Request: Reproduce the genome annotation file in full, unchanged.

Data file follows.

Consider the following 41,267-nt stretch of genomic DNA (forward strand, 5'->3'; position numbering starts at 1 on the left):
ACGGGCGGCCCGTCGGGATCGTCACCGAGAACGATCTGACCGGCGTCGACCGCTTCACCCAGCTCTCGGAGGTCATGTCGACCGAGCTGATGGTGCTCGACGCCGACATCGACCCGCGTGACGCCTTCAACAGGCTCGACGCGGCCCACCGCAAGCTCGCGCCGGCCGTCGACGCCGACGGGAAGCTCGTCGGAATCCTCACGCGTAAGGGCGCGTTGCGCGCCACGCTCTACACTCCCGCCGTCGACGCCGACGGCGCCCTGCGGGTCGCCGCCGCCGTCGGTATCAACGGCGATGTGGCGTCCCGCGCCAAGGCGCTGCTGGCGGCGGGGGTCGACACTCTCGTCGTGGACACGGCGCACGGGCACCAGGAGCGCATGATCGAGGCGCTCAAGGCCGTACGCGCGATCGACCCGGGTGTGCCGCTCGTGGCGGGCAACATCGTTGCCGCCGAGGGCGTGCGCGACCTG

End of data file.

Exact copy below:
Consider the following 41,267-nt stretch of genomic DNA (forward strand, 5'->3'; position numbering starts at 1 on the left):
ACGGGCGGCCCGTCGGGATCGTCACCGAGAACGATCTGACCGGCGTCGACCGCTTCACCCAGCTCTCGGAGGTCATGTCGACCGAGCTGATGGTGCTCGACGCCGACATCGACCCGCGTGACGCCTTCAACAGGCTCGACGCGGCCCACCGCAAGCTCGCGCCGGCCGTCGACGCCGACGGGAAGCTCGTCGGAATCCTCACGCGTAAGGGCGCGTTGCGCGCCACGCTCTACACTCCCGCCGTCGACGCCGACGGCGCCCTGCGGGTCGCCGCCGCCGTCGGTATCAACGGCGATGTGGCGTCCCGCGCCAAGGCGCTGCTGGCGGCGGGGGTCGACACTCTCGTCGTGGACACGGCGCACGGGCACCAGGAGCGCATGATCGAGGCGCTCAAGGCCGTACGCGCGATCGACCCGGGTGTGCCGCTCGTGGCGGGCAACATCGTTGCCGCCGAGGGCGTGCGCGACCTG